May God bless you with anger
At injustice, oppression, and exploitation of people.
So that you may work for justice, freedom, and peace
May God bless you with tears,
To shed for those who suffer pain, rejection, hunger, and war.
So that you may reach out your hand to comfort them and to turn their pain to joy.
And may God bless you with enough foolishness
To believe that you can make a difference in the world.
So that you can do what others claim cannot be done to bring justice and kindness to all our children and the poor.
– A Franciscan Blessing
On Friday, November 19th, 2021, a “not guilty on all counts” verdict related to Kyle Rittenhouse was announced to the world. This verdict reopened wounds for many and reminded us that justice seems out of reach and many times not just for people of color. It is clear, we still have a long way to go in achieving a racially just and equitable society. This verdict, while extremely disappointing, is not an anomaly. In addition, there are a variety of opinions and feelings about the verdict.
Board of Child Care stands with and by our colleagues of color. You have our support, our voice, our empathy, and our action. We will use our power, platform, and privilege to lead meaningful, strategic, and systemic change at BCC. We will change what we can and know that making a place where everyone in our BCC experiences a healthy culture where each of us can engage with joy and purpose is one of our most important challenges. We will use our empathy skills to seek first to understand and work hard to find common ground in our rich diversity at BCC.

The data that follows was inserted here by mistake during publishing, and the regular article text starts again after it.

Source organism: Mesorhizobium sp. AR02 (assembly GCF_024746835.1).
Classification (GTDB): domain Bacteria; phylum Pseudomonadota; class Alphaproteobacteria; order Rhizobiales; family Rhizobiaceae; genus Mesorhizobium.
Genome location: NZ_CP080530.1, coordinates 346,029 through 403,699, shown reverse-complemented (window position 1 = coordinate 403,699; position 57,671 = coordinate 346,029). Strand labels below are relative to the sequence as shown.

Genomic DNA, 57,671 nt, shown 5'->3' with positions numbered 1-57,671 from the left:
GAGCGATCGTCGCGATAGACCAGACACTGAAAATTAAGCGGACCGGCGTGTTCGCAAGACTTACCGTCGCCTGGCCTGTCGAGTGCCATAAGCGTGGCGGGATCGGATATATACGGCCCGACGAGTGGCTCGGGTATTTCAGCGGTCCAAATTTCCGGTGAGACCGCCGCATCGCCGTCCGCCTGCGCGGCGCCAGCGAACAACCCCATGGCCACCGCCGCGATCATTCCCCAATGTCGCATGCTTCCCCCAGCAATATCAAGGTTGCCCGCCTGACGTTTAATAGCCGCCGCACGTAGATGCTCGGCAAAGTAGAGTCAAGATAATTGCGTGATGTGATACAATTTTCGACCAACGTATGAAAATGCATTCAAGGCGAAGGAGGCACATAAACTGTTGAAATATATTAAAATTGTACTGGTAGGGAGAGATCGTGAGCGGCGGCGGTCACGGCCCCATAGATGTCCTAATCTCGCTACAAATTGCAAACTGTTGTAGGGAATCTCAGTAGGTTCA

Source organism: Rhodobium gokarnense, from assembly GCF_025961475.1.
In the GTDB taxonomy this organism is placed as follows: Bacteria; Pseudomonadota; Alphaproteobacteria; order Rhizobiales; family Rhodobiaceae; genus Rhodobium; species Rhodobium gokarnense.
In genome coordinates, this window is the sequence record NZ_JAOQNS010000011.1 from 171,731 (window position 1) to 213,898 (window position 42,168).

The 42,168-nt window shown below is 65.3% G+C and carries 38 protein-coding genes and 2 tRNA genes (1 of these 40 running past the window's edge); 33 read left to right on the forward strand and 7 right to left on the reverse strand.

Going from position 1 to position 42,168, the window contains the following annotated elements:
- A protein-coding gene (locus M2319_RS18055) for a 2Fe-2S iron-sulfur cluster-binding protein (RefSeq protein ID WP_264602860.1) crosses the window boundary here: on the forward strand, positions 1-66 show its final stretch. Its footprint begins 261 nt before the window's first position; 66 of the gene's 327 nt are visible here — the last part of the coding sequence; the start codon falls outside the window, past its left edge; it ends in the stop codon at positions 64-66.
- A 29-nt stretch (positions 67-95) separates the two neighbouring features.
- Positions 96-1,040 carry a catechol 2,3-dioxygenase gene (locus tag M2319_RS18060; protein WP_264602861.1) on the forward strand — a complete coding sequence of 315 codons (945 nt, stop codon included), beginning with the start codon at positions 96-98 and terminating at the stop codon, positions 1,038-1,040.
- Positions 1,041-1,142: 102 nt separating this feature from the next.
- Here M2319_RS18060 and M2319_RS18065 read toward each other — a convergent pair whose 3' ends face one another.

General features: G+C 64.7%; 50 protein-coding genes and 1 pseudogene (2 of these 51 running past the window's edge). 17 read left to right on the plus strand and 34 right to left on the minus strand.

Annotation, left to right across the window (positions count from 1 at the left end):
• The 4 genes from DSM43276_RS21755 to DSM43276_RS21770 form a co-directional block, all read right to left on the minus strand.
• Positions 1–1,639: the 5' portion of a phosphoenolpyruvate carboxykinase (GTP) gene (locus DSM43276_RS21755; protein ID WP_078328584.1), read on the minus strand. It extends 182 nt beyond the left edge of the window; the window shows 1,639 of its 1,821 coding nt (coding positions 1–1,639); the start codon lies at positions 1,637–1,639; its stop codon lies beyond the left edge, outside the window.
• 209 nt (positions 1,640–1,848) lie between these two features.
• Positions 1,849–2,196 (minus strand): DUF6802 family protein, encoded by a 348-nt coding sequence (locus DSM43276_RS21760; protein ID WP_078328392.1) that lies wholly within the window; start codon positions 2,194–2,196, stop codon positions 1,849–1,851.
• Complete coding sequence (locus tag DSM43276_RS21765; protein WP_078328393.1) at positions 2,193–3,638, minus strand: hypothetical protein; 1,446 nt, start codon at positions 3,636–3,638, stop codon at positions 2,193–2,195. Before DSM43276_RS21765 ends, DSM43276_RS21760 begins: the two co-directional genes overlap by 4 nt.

Coping as a Community
Speak up when you experience or witness intolerance, mistreatment, or bias in action. No matter what the issue, say something. If you don’t know what to say, start by asking, “What did you mean by that?” Listen, then respond calmly based on facts. Saying nothing when such instances arise condones the discrimination or microaggression. Here’s a powerful and short clip on microaggressions: https://www.youtube.com/watch?v=hDd3bzA7450.
Create an inclusive environment for everyone. Seek different perspectives and respect points of view and communication styles that are different from your own. Don’t know how to talk about race? The National Museum on African American History and Culture offers a great resource – check it out here: https://nmaahc.si.edu/learn/talking-about-race.
Process your feelings. Disappointments like this can feel traumatizing, especially for members of marginalized groups. Talking to your supervisor, in teams, with friends and loved ones can help. BCC also makes mental health resources available for times when you may need more support through an Employee Assistance Program.
Flex Our Core Value of EMPATHY. Seek first to understand, as there may be differences of opinion. Try to stand in your colleagues’ shoes to understand what support they might need to feel community and belonging at BCC.
We can only heal and grow better together by listening and learning, by having courageous conversations, and by cultivating a trusting environment where all people feel safe, respected, and empowered to voice their ideas, thoughts, and concerns. When we behave this way, we can set an example for our communities in the Mid-Atlantic. We need to do better—and we can.
Laurie Anne “LA” Spagnola
President & CEO